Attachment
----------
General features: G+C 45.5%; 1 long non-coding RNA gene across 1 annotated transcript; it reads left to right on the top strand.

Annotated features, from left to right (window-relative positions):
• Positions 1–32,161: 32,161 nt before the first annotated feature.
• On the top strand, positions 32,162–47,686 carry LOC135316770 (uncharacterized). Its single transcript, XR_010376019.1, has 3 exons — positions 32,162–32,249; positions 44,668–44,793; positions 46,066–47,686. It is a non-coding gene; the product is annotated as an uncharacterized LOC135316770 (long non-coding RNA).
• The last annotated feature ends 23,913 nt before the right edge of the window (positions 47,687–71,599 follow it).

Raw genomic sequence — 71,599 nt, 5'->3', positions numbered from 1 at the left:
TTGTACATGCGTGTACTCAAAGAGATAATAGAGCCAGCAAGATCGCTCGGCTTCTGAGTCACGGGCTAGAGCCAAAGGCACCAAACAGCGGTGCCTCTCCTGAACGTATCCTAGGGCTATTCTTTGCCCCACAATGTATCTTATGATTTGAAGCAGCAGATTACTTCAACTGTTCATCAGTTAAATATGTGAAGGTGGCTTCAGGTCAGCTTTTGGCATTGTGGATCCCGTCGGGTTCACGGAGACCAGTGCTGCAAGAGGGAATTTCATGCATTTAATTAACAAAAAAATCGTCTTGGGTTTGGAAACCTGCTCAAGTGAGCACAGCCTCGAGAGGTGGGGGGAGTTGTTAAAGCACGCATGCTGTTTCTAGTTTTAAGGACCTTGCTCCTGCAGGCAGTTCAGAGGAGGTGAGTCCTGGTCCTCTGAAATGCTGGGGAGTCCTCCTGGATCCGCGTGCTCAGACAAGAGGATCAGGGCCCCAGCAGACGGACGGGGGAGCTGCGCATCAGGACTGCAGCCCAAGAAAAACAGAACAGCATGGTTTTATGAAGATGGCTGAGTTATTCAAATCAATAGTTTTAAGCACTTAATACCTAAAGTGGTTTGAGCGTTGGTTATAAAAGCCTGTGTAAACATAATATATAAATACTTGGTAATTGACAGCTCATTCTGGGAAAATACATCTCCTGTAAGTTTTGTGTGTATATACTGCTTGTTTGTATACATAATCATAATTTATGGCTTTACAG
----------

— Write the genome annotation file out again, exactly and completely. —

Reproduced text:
General features: G+C 45.5%; 1 long non-coding RNA gene across 1 annotated transcript; it reads left to right on the top strand.

Annotated features, from left to right (window-relative positions):
• Positions 1–32,161: 32,161 nt before the first annotated feature.
• On the top strand, positions 32,162–47,686 carry LOC135316770 (uncharacterized). Its single transcript, XR_010376019.1, has 3 exons — positions 32,162–32,249; positions 44,668–44,793; positions 46,066–47,686. It is a non-coding gene; the product is annotated as an uncharacterized LOC135316770 (long non-coding RNA).
• The last annotated feature ends 23,913 nt before the right edge of the window (positions 47,687–71,599 follow it).

Raw genomic sequence — 71,599 nt, 5'->3', positions numbered from 1 at the left:
TTGTACATGCGTGTACTCAAAGAGATAATAGAGCCAGCAAGATCGCTCGGCTTCTGAGTCACGGGCTAGAGCCAAAGGCACCAAACAGCGGTGCCTCTCCTGAACGTATCCTAGGGCTATTCTTTGCCCCACAATGTATCTTATGATTTGAAGCAGCAGATTACTTCAACTGTTCATCAGTTAAATATGTGAAGGTGGCTTCAGGTCAGCTTTTGGCATTGTGGATCCCGTCGGGTTCACGGAGACCAGTGCTGCAAGAGGGAATTTCATGCATTTAATTAACAAAAAAATCGTCTTGGGTTTGGAAACCTGCTCAAGTGAGCACAGCCTCGAGAGGTGGGGGGAGTTGTTAAAGCACGCATGCTGTTTCTAGTTTTAAGGACCTTGCTCCTGCAGGCAGTTCAGAGGAGGTGAGTCCTGGTCCTCTGAAATGCTGGGGAGTCCTCCTGGATCCGCGTGCTCAGACAAGAGGATCAGGGCCCCAGCAGACGGACGGGGGAGCTGCGCATCAGGACTGCAGCCCAAGAAAAACAGAACAGCATGGTTTTATGAAGATGGCTGAGTTATTCAAATCAATAGTTTTAAGCACTTAATACCTAAAGTGGTTTGAGCGTTGGTTATAAAAGCCTGTGTAAACATAATATATAAATACTTGGTAATTGACAGCTCATTCTGGGAAAATACATCTCCTGTAAGTTTTGTGTGTATATACTGCTTGTTTGTATACATAATCATAATTTATGGCTTTACAG